In Sutra 9, Samadhi Pada, Patanjali speaks of vikalpa, meaning fancy or unfounded belief. Something we can struggle with in our meditation practice. In order to reach the state of one-pointedness or ekagrata, we must learn to put aside the flights of fancy to which our minds can be prone – trains of thought which may have their basis in sensations and impressions arising from our practice, or may not be related to our practice in any way. I think all new and seasoned meditators alike have had an experience of the wandering mind. Indeed we may never be aware of the way our minds jump and wander from one thing to another until we start to meditate. And the first experience of the stillness that one day cuts through this is such a revelation.
So, in our practice, the challenge is to simply rest in awareness, not trying to shut out our thoughts but to bring our minds back to our focus – often, but not always the breath – time and time and time again. There is nothing but the breath, nothing but that moment. Other impressions will continue to arise, but gradually we are more able to bring ourselves back and to stop ourselves from spinning off in all directions.
And this is hard, hard work. To an observer, it is impossible to tell how difficult it is. It looks as though we are sitting still, doing nothing at all. It may even look as if we are asleep! But the meditator knows, really feels, the difficulty, and also the effect. The increased stillness, the sense of calm, the serenity. This may only last a short time, a tiny fraction of our sitting time. Gradually it may last longer. But it’s elusive – we cannot catch hold of it. To reach those few precious moments, we have had to learn to let go – of the dramas and fancies of our wandering minds, of the stiffness and discomfort of our bodies, of the incessant need to move. And now we let go too of the state we have been striving for. We have to learn not to strive, not to want the same experience the next time. Our practice is to sit, to focus in stillness, and to accept whatever comes – the ‘good’ and the ‘bad’, the stillness and the fidgeting (mental or physical). Everything must change; we cannot capture a moment, assume it is the pinnacle and stay there. There will be amazing experiences along the way, and days our meditation is just dreadful. But in continuing to practice, that wandering mind becomes a friend. It helps us to recognise the patterns of our behaviour, the things we obsess over, the amount of time we dwell in scenarios of our own making. As TS Eliot said in ‘The Four Quartets’ and again in ‘Murder in the Cathedral’:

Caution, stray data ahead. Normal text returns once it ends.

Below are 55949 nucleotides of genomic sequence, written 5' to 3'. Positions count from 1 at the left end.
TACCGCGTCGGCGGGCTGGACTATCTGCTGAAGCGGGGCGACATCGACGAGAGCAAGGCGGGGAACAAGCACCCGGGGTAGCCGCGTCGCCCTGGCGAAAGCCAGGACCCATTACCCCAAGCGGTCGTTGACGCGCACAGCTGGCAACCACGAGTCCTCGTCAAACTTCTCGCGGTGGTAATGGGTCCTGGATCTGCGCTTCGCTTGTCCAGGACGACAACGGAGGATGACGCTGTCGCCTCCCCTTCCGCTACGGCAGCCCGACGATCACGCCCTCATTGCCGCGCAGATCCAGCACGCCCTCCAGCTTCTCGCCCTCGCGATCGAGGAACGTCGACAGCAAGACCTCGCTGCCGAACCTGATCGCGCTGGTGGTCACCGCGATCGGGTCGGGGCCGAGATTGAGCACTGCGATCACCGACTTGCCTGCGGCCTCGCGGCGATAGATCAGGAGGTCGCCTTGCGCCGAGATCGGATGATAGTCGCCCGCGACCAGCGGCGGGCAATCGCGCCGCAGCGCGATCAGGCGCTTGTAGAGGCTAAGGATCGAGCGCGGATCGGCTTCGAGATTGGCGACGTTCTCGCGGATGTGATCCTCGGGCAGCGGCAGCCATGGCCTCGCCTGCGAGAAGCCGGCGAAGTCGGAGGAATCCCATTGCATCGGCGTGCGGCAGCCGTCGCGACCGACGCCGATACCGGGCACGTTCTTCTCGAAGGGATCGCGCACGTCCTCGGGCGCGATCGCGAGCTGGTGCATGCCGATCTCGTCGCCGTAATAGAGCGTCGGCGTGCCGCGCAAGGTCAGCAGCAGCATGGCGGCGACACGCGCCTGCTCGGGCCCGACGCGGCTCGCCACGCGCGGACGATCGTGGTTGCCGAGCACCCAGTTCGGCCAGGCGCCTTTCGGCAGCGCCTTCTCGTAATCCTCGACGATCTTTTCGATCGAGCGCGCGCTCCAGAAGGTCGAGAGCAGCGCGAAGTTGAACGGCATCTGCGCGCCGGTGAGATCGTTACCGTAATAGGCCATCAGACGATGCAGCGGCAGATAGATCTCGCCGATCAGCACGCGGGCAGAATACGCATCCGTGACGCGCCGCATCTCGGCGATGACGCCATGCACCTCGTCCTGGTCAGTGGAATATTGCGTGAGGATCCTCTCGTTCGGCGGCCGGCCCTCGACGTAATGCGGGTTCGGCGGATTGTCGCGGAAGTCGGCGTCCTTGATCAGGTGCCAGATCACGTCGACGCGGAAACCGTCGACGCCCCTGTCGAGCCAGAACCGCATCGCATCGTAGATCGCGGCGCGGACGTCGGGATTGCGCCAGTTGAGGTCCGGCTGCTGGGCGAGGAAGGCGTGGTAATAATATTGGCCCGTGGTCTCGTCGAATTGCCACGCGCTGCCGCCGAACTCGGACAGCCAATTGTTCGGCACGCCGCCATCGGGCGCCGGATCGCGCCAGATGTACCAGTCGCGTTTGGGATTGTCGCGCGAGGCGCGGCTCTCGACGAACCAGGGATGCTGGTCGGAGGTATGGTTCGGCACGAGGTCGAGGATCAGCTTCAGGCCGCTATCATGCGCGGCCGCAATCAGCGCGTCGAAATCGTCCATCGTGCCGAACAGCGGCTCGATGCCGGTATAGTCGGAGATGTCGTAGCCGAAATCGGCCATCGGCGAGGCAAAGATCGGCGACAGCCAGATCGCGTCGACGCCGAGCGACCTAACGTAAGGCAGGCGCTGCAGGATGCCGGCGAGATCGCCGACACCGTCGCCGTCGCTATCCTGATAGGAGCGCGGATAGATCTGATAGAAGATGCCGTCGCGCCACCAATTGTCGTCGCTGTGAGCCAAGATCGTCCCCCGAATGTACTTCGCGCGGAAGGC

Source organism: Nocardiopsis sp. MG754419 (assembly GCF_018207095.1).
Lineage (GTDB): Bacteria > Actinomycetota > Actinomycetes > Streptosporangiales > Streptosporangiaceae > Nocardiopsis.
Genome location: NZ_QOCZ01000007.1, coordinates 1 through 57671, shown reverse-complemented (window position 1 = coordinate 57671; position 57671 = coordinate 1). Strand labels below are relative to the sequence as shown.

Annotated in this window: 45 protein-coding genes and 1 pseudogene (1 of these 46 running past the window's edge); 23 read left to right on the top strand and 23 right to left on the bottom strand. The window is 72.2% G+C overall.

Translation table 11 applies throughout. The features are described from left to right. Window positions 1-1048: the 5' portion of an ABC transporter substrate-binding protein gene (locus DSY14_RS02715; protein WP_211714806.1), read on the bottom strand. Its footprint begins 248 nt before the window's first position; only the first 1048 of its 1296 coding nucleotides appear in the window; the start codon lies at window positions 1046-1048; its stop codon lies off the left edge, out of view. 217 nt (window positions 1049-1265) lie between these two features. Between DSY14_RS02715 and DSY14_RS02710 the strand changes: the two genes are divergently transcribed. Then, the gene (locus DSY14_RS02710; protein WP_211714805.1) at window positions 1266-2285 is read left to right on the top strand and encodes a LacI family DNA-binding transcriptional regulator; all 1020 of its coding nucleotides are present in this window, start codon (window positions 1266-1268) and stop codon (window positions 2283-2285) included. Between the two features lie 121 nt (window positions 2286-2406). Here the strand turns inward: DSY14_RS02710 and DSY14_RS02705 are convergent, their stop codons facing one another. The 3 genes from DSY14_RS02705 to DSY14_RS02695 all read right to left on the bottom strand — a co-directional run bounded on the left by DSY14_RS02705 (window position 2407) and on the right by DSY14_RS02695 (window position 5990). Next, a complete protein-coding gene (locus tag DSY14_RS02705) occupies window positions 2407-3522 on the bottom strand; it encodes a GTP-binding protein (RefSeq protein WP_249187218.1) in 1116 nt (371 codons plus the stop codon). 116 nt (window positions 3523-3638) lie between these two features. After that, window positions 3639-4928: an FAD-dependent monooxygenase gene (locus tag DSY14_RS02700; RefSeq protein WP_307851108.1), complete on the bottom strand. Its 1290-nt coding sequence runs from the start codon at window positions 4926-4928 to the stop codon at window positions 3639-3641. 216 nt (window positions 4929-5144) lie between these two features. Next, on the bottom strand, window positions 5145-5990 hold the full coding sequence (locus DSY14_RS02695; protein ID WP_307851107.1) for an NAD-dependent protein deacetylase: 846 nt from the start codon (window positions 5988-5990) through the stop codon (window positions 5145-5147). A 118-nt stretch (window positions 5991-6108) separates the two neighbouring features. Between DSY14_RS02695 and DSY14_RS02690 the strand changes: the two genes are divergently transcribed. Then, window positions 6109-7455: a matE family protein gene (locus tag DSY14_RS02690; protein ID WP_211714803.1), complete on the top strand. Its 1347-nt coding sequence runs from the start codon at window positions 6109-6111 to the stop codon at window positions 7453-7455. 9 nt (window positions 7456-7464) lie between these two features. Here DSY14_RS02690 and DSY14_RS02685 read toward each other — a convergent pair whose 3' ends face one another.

Human kind cannot bear very much reality
We like to invent our own fancies, particularly those in which we can make ourselves right, in which we come out looking good to ourselves. But meditation makes us braver. It helps us to see more clearly. More truthfully. To live in reality, rather than our own work of fiction.